Sapphire Night Sketch
Oil on paper, 10 x 12.5
Oil on panel, 20 x 30
Many years of formal training as a music performance major in college taught me the value of etudes, those brief, highly technical snippets of music that form the essential foundation of performing ensemble pieces. I carry this discipline with me today in my visual art career by creating practice runs of complex ideas via initial sketches and studies.
Sometimes it's hard for me to restrain myself because I'm so jazzed about an idea that I want to dive into a big, blank canvas and start slinging paint. But initial studies always pay dividends by allowing me to emphasize what I want to communicate and identify any potential pitfalls in my design.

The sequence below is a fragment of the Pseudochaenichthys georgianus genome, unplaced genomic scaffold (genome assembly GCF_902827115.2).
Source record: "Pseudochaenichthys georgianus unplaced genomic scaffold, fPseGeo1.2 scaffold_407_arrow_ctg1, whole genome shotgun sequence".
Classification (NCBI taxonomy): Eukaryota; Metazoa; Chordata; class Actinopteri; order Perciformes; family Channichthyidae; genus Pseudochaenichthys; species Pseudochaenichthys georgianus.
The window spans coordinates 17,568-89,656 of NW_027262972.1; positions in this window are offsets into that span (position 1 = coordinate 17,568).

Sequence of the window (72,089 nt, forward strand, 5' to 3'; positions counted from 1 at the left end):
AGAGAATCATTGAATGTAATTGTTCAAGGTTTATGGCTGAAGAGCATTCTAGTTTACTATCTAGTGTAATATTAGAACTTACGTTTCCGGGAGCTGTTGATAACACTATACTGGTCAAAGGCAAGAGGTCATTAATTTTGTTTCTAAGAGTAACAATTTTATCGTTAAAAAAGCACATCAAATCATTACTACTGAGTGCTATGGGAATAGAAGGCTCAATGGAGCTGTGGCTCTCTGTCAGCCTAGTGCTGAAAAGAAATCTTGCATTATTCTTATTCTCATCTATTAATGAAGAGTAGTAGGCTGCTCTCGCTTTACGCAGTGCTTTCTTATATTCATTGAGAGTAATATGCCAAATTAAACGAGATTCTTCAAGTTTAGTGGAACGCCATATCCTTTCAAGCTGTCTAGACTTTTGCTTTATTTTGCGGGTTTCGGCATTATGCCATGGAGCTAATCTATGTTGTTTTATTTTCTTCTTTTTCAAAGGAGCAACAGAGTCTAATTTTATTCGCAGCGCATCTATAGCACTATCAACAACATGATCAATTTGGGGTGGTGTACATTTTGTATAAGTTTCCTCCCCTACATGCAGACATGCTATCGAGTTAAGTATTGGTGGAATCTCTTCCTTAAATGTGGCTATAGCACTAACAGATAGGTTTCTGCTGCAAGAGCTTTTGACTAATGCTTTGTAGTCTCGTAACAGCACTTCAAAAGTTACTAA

Lately, I've been digging Arches oil paper for this purpose. I can focus on an idea and get the details ironed out before tackling a larger composition. Sketches, by virtue of their smaller size and confined time commitment, are less pressure packed, and often result in a fun personality that I really like.
Here are a couple of recent examples from my cityscapes featuring subjects in New York City and London. The smaller sketches are slightly different in ratio from the finished works because I originally created these as options for a client who commissioned me for a custom painting. Nonetheless, these initial studies helped me work out the ideas before scaling up to bigger versions of the motifs. I think you'll see the relationship here in the side-by-side comparisons. Enjoy!
London Twilight Sketch
Oil on paper, a10x 12.5
Oil on canvas, 32 x 48